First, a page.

Tune: Traditional (Bow, Wow, Wow)
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To sing you all a pleasant song, I now feel in the mind, sir,
For travelling on the road each day, there's something strange you'll find, sir.
It's strange to know the once-good tracks, no longer we can trust, sir,
For every road we travel now, there's nothing there but dust, sir.
Dust, dust, dust,
Along the roads there's nothing there but dust, dust, dust.
I pity those poor carriers, who on the road oft travel,
With gibs of horses quite knocked up by ruts and sand and gravel.
No water on the way they find, though they in vain may seek, sir,
For dust has filled each waterhole, each gully and dry creek, sir.
If to New England e'er they go, and take much heavy loading,
I fear they'll find their horses then will need some extra goading,
As stuck upon the Moonbi Range, in them they cannot trust, sir;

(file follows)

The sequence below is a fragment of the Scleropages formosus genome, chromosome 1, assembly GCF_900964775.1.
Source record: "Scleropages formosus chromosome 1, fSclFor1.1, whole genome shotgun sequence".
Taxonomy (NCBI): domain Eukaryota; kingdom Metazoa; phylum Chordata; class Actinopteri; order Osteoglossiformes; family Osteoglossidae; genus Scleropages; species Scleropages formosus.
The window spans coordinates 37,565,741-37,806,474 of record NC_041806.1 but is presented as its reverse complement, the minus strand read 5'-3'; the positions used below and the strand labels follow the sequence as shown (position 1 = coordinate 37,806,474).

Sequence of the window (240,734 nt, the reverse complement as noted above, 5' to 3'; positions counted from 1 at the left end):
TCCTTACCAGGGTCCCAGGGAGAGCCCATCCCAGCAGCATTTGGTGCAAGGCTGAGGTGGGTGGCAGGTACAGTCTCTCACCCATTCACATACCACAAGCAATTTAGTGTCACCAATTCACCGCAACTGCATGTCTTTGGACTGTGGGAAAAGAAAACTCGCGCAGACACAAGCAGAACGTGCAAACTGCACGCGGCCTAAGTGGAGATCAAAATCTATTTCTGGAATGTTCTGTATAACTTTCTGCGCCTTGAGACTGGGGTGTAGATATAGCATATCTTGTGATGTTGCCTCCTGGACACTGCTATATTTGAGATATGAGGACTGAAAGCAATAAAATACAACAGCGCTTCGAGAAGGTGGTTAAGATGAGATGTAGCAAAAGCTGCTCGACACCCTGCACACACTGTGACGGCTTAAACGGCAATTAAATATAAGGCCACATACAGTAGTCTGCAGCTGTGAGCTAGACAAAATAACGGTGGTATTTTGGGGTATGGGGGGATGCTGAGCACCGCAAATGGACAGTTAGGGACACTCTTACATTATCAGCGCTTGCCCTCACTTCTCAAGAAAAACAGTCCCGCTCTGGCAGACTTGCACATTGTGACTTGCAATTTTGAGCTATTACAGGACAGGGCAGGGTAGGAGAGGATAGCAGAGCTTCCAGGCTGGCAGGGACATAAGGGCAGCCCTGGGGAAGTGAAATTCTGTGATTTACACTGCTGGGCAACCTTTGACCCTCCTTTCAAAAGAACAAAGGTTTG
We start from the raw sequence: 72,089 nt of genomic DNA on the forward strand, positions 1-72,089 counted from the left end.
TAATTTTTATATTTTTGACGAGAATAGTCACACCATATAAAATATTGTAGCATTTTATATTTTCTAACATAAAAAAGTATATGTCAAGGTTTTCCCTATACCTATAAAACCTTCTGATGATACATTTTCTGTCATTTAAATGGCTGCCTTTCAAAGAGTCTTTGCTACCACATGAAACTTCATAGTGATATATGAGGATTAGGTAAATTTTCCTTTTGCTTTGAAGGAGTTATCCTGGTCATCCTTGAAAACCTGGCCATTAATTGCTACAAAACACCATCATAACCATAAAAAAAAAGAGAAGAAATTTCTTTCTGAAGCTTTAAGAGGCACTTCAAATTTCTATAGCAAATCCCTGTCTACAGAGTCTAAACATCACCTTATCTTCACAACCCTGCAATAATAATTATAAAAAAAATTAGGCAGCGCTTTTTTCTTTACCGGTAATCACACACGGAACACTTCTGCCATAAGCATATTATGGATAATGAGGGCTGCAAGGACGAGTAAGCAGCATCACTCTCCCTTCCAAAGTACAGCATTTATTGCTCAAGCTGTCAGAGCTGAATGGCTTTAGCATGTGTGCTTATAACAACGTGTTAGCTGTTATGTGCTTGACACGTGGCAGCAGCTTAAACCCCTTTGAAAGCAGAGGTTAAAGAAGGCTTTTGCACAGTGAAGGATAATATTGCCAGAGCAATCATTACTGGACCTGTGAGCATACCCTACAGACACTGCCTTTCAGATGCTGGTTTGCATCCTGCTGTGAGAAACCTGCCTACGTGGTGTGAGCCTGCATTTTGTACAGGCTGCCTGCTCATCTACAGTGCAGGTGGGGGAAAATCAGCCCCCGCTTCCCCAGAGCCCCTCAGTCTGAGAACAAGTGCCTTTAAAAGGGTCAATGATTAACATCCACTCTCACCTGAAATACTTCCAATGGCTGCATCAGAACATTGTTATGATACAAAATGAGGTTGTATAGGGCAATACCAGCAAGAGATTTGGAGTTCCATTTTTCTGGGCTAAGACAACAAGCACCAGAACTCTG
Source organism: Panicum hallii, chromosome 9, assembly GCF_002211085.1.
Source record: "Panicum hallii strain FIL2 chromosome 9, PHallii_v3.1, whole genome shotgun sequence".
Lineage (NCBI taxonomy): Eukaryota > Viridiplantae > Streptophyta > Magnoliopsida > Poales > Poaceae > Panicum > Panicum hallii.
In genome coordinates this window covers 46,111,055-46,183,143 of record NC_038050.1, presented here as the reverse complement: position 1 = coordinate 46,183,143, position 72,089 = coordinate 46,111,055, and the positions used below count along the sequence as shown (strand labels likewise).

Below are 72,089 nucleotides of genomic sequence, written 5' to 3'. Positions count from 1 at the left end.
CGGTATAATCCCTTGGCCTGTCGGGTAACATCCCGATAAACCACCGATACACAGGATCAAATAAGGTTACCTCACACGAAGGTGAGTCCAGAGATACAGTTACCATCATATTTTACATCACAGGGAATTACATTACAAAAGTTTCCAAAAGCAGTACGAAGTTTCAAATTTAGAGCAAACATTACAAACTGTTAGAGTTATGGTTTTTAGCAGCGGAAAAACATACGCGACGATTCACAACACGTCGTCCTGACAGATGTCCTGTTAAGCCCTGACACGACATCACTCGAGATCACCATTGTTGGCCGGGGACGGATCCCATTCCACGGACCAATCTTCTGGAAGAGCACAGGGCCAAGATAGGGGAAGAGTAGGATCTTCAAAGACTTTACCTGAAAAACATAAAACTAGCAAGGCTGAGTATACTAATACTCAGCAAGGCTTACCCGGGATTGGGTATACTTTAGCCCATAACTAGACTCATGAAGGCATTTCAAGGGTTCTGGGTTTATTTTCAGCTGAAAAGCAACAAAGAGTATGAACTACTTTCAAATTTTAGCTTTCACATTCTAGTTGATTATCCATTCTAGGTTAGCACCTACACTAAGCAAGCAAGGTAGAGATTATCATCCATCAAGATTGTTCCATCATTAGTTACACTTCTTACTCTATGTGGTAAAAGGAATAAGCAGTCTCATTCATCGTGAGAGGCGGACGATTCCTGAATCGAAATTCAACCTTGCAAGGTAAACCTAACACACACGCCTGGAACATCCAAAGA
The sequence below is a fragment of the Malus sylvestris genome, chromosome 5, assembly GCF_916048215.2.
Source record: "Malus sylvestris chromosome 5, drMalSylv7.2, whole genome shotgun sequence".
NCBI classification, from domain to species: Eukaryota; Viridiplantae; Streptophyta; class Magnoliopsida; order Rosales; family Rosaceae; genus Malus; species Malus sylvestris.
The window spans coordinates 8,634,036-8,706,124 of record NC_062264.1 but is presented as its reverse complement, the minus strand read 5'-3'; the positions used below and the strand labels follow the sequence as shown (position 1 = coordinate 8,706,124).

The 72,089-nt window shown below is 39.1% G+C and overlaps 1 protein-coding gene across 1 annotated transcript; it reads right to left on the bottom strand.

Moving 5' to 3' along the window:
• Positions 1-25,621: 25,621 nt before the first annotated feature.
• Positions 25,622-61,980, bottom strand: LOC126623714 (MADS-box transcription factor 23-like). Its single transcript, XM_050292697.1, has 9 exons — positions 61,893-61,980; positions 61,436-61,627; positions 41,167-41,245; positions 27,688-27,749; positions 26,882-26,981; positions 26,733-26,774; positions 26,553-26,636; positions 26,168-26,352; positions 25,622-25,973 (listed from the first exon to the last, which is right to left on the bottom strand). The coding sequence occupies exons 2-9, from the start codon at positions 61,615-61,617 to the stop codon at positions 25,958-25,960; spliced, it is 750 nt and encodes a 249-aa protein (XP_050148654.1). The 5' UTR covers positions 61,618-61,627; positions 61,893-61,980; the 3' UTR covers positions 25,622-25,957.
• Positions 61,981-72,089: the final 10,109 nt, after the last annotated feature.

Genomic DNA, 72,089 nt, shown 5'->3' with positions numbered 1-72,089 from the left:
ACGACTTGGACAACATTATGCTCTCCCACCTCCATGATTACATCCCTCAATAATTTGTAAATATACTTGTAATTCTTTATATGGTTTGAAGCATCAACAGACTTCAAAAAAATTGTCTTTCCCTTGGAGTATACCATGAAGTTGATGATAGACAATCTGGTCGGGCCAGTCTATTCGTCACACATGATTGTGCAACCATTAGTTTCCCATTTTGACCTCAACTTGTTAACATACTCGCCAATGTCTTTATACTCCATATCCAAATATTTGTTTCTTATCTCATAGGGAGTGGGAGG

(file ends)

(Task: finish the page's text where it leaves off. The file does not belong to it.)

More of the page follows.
Do all they can they will not pull the high load through the dust, sir.
Now, too much rain's a different thing to what we do require
In rainy weather well you know, you can't keep in the fire;
As stuck upon the creek you ask to get a pull out,
From some bull-puncher who has just got his own team with wool out.
Rain, rain, rain,
Along the road there's nothing there but rain, rain, rain.
So now I've sung in humble rhyme the trails of the road, sir,
Of what a driver must endure, who takes a heavy load, sir;
How he may be stuck fast enough, for many, many weeks, sir,
Though 'twould be naught if government would only bridge the creeks, sir.
From Warren Fahey's Australian Folk Songs and Bush Ballads.
The illustration is a photograph by AJ Campbell from around 1900 entitled, Bogged. From the collection of Museum Victoria.